What are beacons?
Beacons are small wireless devices that broadcast signals using Bluetooth Low Energy (BLE), or Bluetooth SMART technology. Mobile apps on compatible devices are able to listen for signals from beacons placed in the physical world and then trigger an experience via the app. By experiences we mean things like sending a notification, coupon, video, form, URL or other forms of media that are relevant to a person's exact location.
Above: Estimote beacon curtousy of estimote.com
Beacon enabled apps are notified when the device enters or exits the range of a beacon, and are also able to monitor the distance from the beacon as it changes, often referred to as 'ranging'. This is in contrast to GPS, which uses latitude and longitude to define a devices location.
We don't always have to trigger an experience when a device enters or exits the range of a beacon, in some instances we may just like to collect data for the purposes of generating real world analytics and insights.
The range of a beacon varies depending on the manufacturer, hardware settings and physical surroundings, but can typically be configured anywhere from 5 centimeters to 50 meters, creating a wide range of use cases. Each beacon broadcasts a set of unique IDs which means that a mobile app can tell them apart from each other. You will learn more about these IDs in Chapter 4.
Beacons come in many different form factors and can cost anywhere from $1-50 USD. They are most often powered by a coin cell or AA battery. Several beacon manufacturers claim that their beacons can last up to 3 years on a single lithium battery, however this is dependant on the power source, power settings and advertising interval of the beacon. Typically a beacon is comprised of a surrounding case, battery, processor chip and Bluetooth radio. Some beacons contain additional sensors such as an accelerometer and heat sensor.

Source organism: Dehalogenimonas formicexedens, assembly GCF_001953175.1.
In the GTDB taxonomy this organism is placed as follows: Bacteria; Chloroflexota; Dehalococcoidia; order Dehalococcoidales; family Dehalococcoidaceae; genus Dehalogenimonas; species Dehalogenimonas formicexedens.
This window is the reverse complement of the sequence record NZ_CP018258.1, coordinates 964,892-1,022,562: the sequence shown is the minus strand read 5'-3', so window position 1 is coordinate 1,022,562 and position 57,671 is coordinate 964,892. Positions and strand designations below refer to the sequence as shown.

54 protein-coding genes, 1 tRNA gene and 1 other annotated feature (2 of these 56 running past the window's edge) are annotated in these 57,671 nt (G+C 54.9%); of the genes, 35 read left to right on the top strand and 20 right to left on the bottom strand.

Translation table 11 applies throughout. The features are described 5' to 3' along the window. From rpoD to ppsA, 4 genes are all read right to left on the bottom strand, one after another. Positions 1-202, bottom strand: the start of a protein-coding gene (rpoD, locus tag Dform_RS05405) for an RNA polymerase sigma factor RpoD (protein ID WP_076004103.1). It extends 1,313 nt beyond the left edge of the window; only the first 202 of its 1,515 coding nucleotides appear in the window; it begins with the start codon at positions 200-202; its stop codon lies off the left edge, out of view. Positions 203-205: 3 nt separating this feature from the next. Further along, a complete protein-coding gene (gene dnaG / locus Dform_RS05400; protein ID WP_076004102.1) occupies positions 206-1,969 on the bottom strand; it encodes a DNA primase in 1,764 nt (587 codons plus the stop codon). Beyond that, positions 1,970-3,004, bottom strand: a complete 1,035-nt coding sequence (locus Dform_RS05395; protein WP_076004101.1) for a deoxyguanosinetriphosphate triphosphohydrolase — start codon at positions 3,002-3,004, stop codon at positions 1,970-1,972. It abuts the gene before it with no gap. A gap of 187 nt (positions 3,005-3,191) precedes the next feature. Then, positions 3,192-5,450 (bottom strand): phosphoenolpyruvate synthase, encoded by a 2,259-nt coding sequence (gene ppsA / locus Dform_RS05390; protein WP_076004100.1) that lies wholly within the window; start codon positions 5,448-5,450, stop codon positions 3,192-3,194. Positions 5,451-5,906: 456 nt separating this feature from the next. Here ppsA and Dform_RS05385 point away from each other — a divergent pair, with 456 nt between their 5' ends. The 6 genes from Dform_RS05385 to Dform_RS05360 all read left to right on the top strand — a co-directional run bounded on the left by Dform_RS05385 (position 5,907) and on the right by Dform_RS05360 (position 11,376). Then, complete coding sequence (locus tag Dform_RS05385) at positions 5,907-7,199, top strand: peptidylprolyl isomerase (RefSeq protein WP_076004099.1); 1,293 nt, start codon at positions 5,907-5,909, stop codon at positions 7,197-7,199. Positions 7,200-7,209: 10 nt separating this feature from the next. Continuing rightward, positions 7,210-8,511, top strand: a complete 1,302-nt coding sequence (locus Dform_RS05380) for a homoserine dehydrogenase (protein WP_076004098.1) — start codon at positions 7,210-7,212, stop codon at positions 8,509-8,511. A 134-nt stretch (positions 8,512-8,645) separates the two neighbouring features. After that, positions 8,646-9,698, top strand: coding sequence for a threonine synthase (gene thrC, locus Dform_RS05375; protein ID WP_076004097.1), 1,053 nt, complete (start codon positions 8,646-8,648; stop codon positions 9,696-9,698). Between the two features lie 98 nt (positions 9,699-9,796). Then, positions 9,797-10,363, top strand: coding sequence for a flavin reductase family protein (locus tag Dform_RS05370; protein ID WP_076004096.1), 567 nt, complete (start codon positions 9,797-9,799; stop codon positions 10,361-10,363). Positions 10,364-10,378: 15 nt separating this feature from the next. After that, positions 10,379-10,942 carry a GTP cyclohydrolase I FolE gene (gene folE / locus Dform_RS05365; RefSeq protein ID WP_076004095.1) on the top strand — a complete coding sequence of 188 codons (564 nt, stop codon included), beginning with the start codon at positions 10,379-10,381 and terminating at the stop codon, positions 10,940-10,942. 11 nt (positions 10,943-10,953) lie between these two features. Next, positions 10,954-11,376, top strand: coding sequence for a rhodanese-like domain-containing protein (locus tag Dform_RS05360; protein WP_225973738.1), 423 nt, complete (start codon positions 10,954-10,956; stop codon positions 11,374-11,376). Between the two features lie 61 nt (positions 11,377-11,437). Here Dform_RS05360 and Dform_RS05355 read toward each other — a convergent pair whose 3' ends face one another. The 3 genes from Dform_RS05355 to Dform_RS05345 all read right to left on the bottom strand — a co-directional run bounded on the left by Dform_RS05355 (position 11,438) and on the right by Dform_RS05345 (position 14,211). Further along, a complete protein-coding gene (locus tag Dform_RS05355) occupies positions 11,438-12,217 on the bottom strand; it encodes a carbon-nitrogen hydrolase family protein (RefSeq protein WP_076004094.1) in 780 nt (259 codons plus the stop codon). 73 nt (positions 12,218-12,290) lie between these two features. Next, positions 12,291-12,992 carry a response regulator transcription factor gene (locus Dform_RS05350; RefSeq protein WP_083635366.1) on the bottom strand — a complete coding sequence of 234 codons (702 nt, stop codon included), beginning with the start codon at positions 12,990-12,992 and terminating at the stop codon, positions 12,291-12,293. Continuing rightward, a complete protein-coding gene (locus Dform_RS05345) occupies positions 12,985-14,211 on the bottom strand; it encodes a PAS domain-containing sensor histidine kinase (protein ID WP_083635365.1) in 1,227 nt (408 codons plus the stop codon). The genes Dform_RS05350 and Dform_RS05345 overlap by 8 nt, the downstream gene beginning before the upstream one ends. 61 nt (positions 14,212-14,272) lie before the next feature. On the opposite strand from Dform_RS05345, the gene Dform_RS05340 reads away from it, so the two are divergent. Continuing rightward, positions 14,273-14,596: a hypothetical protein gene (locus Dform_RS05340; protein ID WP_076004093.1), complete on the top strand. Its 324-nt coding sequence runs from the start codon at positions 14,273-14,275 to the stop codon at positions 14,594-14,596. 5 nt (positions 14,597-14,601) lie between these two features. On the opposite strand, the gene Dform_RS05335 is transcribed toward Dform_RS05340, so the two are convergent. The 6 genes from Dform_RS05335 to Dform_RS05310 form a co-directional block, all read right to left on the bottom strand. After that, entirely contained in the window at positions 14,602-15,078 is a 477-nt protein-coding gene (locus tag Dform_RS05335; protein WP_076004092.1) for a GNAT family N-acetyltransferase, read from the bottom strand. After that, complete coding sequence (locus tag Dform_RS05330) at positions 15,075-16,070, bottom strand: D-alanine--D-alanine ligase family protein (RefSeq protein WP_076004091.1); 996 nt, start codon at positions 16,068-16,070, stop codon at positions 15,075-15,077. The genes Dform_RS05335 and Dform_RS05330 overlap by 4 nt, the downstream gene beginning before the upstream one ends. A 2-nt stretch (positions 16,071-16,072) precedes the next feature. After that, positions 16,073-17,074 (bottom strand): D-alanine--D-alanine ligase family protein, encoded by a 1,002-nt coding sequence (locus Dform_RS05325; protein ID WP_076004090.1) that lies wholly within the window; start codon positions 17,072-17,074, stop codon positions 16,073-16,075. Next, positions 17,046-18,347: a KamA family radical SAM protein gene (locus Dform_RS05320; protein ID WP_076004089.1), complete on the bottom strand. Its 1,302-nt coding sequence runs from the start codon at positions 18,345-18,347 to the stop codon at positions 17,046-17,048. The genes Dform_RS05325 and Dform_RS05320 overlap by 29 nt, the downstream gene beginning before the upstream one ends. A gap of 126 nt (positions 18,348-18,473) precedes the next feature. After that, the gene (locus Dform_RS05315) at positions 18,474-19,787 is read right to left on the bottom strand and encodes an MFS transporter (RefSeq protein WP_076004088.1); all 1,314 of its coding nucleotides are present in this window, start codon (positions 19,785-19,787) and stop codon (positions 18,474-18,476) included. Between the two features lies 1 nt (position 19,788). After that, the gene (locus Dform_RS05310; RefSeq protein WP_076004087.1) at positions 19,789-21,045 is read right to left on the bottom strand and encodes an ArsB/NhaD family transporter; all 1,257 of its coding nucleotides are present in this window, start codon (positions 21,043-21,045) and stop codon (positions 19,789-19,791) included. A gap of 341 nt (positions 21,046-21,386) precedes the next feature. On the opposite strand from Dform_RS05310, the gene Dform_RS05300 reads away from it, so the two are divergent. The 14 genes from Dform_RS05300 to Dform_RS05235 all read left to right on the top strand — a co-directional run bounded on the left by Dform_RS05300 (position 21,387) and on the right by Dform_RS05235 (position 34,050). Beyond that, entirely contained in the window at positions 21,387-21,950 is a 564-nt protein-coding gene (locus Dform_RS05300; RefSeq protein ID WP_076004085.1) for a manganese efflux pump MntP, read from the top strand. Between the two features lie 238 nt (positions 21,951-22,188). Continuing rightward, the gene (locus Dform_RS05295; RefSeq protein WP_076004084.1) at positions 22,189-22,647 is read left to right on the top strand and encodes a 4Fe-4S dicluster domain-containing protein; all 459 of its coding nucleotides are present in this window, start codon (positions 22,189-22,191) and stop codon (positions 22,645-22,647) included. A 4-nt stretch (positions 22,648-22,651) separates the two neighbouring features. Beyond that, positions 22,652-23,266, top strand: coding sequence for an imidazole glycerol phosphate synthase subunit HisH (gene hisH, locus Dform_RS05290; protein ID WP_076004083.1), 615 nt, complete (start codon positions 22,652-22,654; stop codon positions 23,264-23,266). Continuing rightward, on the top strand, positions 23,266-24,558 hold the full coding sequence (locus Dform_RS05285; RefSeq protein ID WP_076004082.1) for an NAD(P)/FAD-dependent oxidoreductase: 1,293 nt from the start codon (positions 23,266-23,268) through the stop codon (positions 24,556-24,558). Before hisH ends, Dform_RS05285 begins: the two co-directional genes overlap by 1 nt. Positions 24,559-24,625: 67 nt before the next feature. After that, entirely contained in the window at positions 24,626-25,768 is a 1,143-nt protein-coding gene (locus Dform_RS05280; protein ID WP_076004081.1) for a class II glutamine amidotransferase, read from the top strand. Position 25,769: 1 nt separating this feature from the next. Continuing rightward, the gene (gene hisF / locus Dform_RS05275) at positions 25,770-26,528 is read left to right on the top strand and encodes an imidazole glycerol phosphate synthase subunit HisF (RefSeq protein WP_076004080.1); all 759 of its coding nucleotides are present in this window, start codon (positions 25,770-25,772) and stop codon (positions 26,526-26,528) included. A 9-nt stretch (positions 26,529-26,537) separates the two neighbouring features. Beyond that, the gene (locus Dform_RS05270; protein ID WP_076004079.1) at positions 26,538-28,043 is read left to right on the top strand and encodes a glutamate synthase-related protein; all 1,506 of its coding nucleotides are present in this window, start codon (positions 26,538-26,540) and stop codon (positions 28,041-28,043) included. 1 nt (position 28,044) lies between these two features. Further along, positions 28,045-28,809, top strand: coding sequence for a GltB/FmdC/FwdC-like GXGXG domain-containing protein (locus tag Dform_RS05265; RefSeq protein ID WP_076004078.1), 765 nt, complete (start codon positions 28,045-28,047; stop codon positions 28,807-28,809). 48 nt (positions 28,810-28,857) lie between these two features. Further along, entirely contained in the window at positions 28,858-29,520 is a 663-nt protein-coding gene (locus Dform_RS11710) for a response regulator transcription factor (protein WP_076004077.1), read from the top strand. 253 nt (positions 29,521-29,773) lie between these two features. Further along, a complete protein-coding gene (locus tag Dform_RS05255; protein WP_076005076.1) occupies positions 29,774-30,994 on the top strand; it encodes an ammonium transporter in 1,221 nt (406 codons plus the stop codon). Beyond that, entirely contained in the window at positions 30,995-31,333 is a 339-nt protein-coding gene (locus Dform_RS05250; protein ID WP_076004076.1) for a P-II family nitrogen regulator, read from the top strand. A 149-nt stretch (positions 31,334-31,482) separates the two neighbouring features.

What is Bluetooth Low Energy (BLE)?
BLE or Bluetooth Smart is an intelligent and power friendly version of Bluetooth wireless technology and exchanges data over short distances using radio transmissions. The power of BLE is in its ability to work with an app on a smartphone, tablet or any other compatible mobile device. The technology itself is simple, secure and featured in billions of devices ranging from mobile phones and computers to medical devices and home entertainment products. It is intended to replace the cables that connect devices, while maintaining high levels of security. It is highly likely that BLE will be one of the key technologies behind the growth of the Internet of Things (IoT) - a network of physical objects that can exchange data via the existing Internet infrastructure.